Analysis of variance methods of estimation
The second set of methods of estimation of heritability involves ANOVA and estimation of variance components.
Basic model
We use the basic discussion of Kempthorne (1957 [1969]). Considering only the most basic of genetic models, we can look at the quantitative contribution of a single locus with genotype G_{i} as
$y\_i\; =\; \backslash mu\; +\; g\_i\; +\; e$
where
$g\_i$ is the effect of genotype G_{i}
and $e$ is the environmental effect.
Consider an experiment with a group of sires and their progeny from random dams. Since the progeny get half of their genes from the father and half from their (random) mother, the progeny equation is
$z\_i\; =\; \backslash mu\; +\; \backslash frac\{1\}\{2\}g\_i\; +\; e$
Intraclass correlations
Consider the experiment above. We have two groups of progeny we can compare. The first is comparing the various progeny for an individual sire (called within sire group). The variance will include terms for genetic variance (since they did not all get the same genotype) and environmental variance. This is thought of as an error term.
The second group of progeny are comparisons of means of half sibs with each other (called among sire group). In addition to the error term as in the within sire groups, we have an addition term due to the differences among different means of half sibs. The intraclass correlation is
 $corr(z,z\text{'})\; =\; corr(\backslash mu\; +\; \backslash frac\{1\}\{2\}g\; +\; e,\; \backslash mu\; +\; \backslash frac\{1\}\{2\}g\; +\; e\text{'})\; =\; \backslash frac\{1\}\{4\}V\_g$ ,
since environmental effects are independent of each other.
The ANOVA
In an experiment with $n$ sires and $r$ progeny per sire, we can calculate the following ANOVA, using $V\_g$ as the genetic variance and $V\_e$ as the environmental variance:
Table 1: ANOVA for Sire experiment
Source

d.f.

Mean Square

Expected Mean Square

Among sire groups

$n1$

$S$

$\backslash frac\{3\}\{4\}V\_g\; +\; V\_e\; +\; r(\{\backslash frac\{1\}\{4\}V\_g\})$

Within sire groups

$n(r1)$

$W$

$\backslash frac\{3\}\{4\}V\_g\; +\; V\_e$

The $\backslash frac\{1\}\{4\}V\_g$ term is the intraclass correlation among half sibs. We can easily calculate $H^2\; =\; \backslash frac\{V\_g\}\{V\_g+V\_e\}\; =\; \backslash frac\{4(SW)\}\{S+(r1)W\}$. The Expected Mean Square is calculated from the relationship of the individuals (progeny within a sire are all halfsibs, for example), and an understanding of intraclass correlations.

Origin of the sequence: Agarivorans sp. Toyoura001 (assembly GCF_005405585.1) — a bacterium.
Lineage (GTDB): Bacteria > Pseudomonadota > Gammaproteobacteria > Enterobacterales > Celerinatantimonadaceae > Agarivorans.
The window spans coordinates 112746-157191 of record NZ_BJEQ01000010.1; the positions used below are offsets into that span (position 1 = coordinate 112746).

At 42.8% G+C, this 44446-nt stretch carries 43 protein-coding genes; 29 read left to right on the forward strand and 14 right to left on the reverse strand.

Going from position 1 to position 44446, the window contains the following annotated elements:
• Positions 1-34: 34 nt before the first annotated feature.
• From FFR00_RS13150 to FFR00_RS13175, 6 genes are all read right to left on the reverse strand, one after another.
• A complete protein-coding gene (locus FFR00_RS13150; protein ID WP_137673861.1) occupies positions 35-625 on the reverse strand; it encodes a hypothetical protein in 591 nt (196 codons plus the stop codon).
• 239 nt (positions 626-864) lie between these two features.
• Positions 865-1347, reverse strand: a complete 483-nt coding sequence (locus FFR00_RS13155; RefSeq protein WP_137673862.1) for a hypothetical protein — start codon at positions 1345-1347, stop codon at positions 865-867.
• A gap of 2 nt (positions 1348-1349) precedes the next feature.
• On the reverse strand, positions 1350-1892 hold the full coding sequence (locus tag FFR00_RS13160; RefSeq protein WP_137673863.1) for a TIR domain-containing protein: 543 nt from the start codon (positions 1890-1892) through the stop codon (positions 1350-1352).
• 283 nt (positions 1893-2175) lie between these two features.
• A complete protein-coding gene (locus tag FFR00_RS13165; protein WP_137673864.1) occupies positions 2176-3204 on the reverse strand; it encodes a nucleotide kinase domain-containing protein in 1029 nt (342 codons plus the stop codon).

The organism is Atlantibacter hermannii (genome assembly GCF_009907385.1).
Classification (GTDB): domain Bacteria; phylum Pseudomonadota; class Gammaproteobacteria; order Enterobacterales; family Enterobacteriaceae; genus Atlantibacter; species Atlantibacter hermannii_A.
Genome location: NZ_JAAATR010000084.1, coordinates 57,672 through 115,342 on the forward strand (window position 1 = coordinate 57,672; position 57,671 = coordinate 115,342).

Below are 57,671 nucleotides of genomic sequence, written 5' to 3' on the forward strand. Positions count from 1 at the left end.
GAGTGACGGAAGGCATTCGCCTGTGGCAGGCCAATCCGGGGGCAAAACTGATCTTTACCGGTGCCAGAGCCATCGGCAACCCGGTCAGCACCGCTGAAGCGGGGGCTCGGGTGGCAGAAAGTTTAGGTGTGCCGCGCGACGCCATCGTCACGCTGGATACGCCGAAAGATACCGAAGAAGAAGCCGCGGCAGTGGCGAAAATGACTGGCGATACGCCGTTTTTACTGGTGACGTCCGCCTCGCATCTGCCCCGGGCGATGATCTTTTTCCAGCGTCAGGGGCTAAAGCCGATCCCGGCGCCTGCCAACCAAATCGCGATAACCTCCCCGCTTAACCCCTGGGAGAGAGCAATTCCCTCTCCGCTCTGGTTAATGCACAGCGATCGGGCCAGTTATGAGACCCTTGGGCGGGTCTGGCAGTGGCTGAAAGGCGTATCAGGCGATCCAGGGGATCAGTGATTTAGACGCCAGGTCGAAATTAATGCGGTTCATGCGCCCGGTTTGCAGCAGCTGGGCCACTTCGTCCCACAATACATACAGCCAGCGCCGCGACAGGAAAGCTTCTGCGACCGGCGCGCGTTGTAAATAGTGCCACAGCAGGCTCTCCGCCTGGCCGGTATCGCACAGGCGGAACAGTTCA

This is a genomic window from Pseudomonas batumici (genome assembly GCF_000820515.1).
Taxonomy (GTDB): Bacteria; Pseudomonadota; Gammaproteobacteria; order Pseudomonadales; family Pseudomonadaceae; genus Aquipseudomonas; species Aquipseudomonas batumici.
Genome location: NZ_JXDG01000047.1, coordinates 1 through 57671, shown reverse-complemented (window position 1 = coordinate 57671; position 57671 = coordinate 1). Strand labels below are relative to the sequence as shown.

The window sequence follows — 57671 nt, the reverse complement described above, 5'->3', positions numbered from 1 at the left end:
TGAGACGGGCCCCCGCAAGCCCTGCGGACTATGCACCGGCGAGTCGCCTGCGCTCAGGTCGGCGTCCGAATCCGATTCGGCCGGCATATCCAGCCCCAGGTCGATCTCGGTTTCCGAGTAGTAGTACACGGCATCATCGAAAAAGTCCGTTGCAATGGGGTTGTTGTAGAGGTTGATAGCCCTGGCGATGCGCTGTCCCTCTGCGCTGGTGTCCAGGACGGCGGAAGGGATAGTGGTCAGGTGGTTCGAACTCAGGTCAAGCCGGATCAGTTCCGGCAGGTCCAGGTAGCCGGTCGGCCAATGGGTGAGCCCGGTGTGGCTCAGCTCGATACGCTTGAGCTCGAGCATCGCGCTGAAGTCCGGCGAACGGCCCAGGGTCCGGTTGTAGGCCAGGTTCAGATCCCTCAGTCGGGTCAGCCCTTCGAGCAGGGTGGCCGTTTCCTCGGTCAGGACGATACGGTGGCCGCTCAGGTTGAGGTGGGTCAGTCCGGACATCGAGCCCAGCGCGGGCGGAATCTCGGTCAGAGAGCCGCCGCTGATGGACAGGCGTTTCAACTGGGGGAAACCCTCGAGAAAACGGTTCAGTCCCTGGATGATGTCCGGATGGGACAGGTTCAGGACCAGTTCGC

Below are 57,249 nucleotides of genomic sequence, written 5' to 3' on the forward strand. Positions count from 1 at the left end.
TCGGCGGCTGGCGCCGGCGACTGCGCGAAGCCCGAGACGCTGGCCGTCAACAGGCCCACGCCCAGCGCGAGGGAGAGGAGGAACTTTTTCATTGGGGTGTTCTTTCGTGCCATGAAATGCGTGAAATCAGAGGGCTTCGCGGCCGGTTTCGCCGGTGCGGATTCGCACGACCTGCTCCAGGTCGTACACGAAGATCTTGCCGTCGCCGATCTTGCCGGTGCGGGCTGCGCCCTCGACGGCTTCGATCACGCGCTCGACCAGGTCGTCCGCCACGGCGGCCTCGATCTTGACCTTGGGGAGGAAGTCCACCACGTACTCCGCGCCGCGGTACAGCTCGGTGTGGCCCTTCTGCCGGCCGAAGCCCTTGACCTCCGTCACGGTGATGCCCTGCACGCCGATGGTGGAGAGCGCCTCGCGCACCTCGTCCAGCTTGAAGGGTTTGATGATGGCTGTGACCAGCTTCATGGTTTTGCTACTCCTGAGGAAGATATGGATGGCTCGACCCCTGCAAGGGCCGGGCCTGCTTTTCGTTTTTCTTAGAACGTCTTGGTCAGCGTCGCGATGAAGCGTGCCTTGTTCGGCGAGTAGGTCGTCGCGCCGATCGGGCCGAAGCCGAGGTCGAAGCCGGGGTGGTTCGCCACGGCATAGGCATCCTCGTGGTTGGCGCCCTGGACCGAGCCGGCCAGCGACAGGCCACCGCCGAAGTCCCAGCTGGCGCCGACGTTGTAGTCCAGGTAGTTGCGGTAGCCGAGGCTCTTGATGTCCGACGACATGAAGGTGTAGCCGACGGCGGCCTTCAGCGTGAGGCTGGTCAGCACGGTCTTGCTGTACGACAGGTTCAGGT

Model with additive and dominance terms
For a model with additive and dominance terms, but not others, the equation for a single locus is
 $y\_\{ij\}\; =\; \backslash mu\; +\; \backslash alpha\_i\; +\; \backslash alpha\_j\; +\; d\_\{ij\}\; +\; e,$
where
$\backslash alpha\_i$ is the additive effect of the i^{th} allele, $\backslash alpha\_j$ is the additive effect of the j^{th} allele, $d\_\{ij\}$ is the dominance deviation for the ij^{th} genotype, and $e$ is the environment.
Experiments can be run with a similar setup to the one given in Table 1. Using different relationship groups, we can evaluate different intraclass correlations. Using $V\_a$ as the additive genetic variance and $V\_d$ as the dominance deviation variance, intraclass correlations become linear functions of these parameters. In general,
 Intraclass correlation$=\; r\; V\_a\; +\; \backslash theta\; V\_d,$
where $r$ and $\backslash theta$ are found as
$r\; =$P[ alleles drawn at random from the relationship pair are identical by descent], and
$\backslash theta\; =$P[ genotypes drawn at random from the relationship pair are identical by descent].
Some common relationships and their coefficients are given in Table 2.
Table 2: Coefficients for calculating variance components
Relationship

$r$

$\backslash theta$

Identical Twins

$1$

$1$

ParentOffspring

$\backslash frac\{1\}\{2\}$

$0$

Half Siblings

$\backslash frac\{1\}\{4\}$

$0$

Full Siblings

$\backslash frac\{1\}\{2\}$

$\backslash frac\{1\}\{4\}$

First Cousins

$\backslash frac\{1\}\{8\}$

$0$

Double First Cousins

$\backslash frac\{1\}\{4\}$

$\backslash frac\{1\}\{16\}$

Larger models